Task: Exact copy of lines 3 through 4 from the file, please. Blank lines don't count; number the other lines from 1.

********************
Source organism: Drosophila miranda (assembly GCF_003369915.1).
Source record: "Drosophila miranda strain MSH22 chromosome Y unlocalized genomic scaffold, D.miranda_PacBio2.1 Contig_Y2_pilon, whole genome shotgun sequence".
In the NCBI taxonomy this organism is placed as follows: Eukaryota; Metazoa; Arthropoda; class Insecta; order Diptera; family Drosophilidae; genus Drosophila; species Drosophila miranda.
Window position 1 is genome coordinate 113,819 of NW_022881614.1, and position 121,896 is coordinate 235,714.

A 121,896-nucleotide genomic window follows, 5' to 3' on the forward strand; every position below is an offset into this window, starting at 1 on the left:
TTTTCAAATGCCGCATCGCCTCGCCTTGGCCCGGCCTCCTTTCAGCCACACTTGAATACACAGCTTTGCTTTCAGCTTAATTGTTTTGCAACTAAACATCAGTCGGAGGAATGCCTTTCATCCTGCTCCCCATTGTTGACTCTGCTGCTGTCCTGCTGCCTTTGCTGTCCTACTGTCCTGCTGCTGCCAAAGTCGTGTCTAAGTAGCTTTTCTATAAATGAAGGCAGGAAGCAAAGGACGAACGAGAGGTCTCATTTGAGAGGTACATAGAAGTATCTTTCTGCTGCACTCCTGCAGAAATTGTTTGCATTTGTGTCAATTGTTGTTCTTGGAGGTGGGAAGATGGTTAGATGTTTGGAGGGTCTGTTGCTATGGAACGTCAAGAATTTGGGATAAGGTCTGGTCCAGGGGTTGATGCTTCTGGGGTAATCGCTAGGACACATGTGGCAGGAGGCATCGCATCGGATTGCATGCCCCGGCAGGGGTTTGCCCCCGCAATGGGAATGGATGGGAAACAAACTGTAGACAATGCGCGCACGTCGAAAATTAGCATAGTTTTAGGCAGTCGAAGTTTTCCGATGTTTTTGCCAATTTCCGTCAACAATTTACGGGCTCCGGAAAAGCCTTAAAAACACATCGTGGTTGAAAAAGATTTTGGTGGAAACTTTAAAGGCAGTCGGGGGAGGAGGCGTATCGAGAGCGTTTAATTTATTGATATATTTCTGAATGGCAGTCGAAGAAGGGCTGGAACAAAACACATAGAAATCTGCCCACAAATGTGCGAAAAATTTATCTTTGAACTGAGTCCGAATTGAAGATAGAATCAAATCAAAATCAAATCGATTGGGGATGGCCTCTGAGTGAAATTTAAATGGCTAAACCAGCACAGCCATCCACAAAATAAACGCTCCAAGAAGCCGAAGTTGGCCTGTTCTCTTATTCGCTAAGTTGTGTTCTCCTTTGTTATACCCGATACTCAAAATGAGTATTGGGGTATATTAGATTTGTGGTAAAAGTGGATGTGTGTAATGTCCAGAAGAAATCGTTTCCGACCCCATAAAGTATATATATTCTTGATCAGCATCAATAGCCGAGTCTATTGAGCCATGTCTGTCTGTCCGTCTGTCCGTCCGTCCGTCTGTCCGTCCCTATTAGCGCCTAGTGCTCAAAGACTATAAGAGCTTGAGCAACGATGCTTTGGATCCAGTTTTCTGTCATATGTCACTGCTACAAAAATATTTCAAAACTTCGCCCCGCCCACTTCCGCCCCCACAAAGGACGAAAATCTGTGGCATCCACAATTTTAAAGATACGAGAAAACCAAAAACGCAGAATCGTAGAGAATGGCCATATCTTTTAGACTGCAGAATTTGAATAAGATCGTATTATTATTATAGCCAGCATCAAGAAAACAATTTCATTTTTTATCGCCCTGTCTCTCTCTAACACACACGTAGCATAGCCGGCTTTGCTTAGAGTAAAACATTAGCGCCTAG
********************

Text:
In the NCBI taxonomy this organism is placed as follows: Eukaryota; Metazoa; Arthropoda; class Insecta; order Diptera; family Drosophilidae; genus Drosophila; species Drosophila miranda.
Window position 1 is genome coordinate 113,819 of NW_022881614.1, and position 121,896 is coordinate 235,714.